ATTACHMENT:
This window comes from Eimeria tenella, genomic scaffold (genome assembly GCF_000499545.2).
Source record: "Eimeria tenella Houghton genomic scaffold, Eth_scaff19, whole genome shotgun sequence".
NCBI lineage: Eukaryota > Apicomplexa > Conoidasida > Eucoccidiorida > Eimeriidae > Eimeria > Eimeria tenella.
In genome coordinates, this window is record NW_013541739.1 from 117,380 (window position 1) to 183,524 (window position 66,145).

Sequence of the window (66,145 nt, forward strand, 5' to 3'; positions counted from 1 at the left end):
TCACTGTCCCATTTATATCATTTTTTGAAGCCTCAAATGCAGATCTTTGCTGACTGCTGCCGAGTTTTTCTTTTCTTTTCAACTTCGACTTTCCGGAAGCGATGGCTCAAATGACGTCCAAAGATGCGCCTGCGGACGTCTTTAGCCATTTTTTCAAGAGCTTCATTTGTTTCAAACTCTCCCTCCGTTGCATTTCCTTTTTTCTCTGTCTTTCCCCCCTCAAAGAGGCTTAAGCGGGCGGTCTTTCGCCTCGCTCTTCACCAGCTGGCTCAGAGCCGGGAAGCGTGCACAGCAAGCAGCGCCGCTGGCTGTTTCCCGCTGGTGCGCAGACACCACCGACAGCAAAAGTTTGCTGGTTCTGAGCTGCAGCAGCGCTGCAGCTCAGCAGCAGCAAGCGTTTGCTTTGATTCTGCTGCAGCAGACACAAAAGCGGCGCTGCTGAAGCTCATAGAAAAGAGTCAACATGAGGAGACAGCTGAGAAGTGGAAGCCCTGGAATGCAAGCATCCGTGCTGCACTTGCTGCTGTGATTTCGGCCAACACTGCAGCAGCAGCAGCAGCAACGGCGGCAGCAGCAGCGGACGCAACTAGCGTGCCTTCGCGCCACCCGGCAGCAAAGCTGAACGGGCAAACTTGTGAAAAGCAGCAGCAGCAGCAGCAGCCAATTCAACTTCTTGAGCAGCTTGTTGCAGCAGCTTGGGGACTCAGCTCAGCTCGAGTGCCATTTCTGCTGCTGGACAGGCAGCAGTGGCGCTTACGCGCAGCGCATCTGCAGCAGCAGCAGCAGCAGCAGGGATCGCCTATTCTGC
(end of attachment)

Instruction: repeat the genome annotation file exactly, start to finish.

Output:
This window comes from Eimeria tenella, genomic scaffold (genome assembly GCF_000499545.2).
Source record: "Eimeria tenella Houghton genomic scaffold, Eth_scaff19, whole genome shotgun sequence".
NCBI lineage: Eukaryota > Apicomplexa > Conoidasida > Eucoccidiorida > Eimeriidae > Eimeria > Eimeria tenella.
In genome coordinates, this window is record NW_013541739.1 from 117,380 (window position 1) to 183,524 (window position 66,145).

Sequence of the window (66,145 nt, forward strand, 5' to 3'; positions counted from 1 at the left end):
TCACTGTCCCATTTATATCATTTTTTGAAGCCTCAAATGCAGATCTTTGCTGACTGCTGCCGAGTTTTTCTTTTCTTTTCAACTTCGACTTTCCGGAAGCGATGGCTCAAATGACGTCCAAAGATGCGCCTGCGGACGTCTTTAGCCATTTTTTCAAGAGCTTCATTTGTTTCAAACTCTCCCTCCGTTGCATTTCCTTTTTTCTCTGTCTTTCCCCCCTCAAAGAGGCTTAAGCGGGCGGTCTTTCGCCTCGCTCTTCACCAGCTGGCTCAGAGCCGGGAAGCGTGCACAGCAAGCAGCGCCGCTGGCTGTTTCCCGCTGGTGCGCAGACACCACCGACAGCAAAAGTTTGCTGGTTCTGAGCTGCAGCAGCGCTGCAGCTCAGCAGCAGCAAGCGTTTGCTTTGATTCTGCTGCAGCAGACACAAAAGCGGCGCTGCTGAAGCTCATAGAAAAGAGTCAACATGAGGAGACAGCTGAGAAGTGGAAGCCCTGGAATGCAAGCATCCGTGCTGCACTTGCTGCTGTGATTTCGGCCAACACTGCAGCAGCAGCAGCAGCAACGGCGGCAGCAGCAGCGGACGCAACTAGCGTGCCTTCGCGCCACCCGGCAGCAAAGCTGAACGGGCAAACTTGTGAAAAGCAGCAGCAGCAGCAGCAGCCAATTCAACTTCTTGAGCAGCTTGTTGCAGCAGCTTGGGGACTCAGCTCAGCTCGAGTGCCATTTCTGCTGCTGGACAGGCAGCAGTGGCGCTTACGCGCAGCGCATCTGCAGCAGCAGCAGCAGCAGCAGGGATCGCCTATTCTGC